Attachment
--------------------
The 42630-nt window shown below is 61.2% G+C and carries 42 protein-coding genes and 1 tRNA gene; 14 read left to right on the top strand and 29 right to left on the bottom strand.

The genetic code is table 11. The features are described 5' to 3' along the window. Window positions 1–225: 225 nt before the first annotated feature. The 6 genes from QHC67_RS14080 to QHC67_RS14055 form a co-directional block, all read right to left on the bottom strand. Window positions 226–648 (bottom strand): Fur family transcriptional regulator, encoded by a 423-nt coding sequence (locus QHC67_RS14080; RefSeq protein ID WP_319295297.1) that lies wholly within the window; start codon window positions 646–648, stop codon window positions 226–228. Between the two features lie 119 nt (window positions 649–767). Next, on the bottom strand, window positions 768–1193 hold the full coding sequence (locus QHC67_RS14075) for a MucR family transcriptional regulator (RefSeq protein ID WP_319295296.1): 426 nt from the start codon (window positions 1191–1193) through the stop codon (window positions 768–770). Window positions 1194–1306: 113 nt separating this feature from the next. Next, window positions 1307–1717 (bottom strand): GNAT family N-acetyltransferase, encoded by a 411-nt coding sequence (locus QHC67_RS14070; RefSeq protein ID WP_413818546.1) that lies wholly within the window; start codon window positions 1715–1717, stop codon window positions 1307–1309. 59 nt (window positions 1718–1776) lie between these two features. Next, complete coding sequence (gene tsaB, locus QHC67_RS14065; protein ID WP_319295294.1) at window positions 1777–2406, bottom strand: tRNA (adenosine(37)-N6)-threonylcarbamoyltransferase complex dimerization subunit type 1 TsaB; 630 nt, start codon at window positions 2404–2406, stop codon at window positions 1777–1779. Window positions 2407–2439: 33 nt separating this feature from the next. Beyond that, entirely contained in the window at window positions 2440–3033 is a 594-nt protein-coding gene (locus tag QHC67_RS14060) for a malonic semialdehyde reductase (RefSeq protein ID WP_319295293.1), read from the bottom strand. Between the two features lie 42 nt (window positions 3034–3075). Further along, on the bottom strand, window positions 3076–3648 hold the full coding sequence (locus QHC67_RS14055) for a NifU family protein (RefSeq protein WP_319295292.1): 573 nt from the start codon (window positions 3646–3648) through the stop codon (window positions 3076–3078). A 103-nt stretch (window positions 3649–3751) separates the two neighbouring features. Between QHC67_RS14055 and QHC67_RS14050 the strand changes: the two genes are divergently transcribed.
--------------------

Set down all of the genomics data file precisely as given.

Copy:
The 42630-nt window shown below is 61.2% G+C and carries 42 protein-coding genes and 1 tRNA gene; 14 read left to right on the top strand and 29 right to left on the bottom strand.

The genetic code is table 11. The features are described 5' to 3' along the window. Window positions 1–225: 225 nt before the first annotated feature. The 6 genes from QHC67_RS14080 to QHC67_RS14055 form a co-directional block, all read right to left on the bottom strand. Window positions 226–648 (bottom strand): Fur family transcriptional regulator, encoded by a 423-nt coding sequence (locus QHC67_RS14080; RefSeq protein ID WP_319295297.1) that lies wholly within the window; start codon window positions 646–648, stop codon window positions 226–228. Between the two features lie 119 nt (window positions 649–767). Next, on the bottom strand, window positions 768–1193 hold the full coding sequence (locus QHC67_RS14075) for a MucR family transcriptional regulator (RefSeq protein ID WP_319295296.1): 426 nt from the start codon (window positions 1191–1193) through the stop codon (window positions 768–770). Window positions 1194–1306: 113 nt separating this feature from the next. Next, window positions 1307–1717 (bottom strand): GNAT family N-acetyltransferase, encoded by a 411-nt coding sequence (locus QHC67_RS14070; RefSeq protein ID WP_413818546.1) that lies wholly within the window; start codon window positions 1715–1717, stop codon window positions 1307–1309. 59 nt (window positions 1718–1776) lie between these two features. Next, complete coding sequence (gene tsaB, locus QHC67_RS14065; protein ID WP_319295294.1) at window positions 1777–2406, bottom strand: tRNA (adenosine(37)-N6)-threonylcarbamoyltransferase complex dimerization subunit type 1 TsaB; 630 nt, start codon at window positions 2404–2406, stop codon at window positions 1777–1779. Window positions 2407–2439: 33 nt separating this feature from the next. Beyond that, entirely contained in the window at window positions 2440–3033 is a 594-nt protein-coding gene (locus tag QHC67_RS14060) for a malonic semialdehyde reductase (RefSeq protein ID WP_319295293.1), read from the bottom strand. Between the two features lie 42 nt (window positions 3034–3075). Further along, on the bottom strand, window positions 3076–3648 hold the full coding sequence (locus QHC67_RS14055) for a NifU family protein (RefSeq protein WP_319295292.1): 573 nt from the start codon (window positions 3646–3648) through the stop codon (window positions 3076–3078). A 103-nt stretch (window positions 3649–3751) separates the two neighbouring features. Between QHC67_RS14055 and QHC67_RS14050 the strand changes: the two genes are divergently transcribed.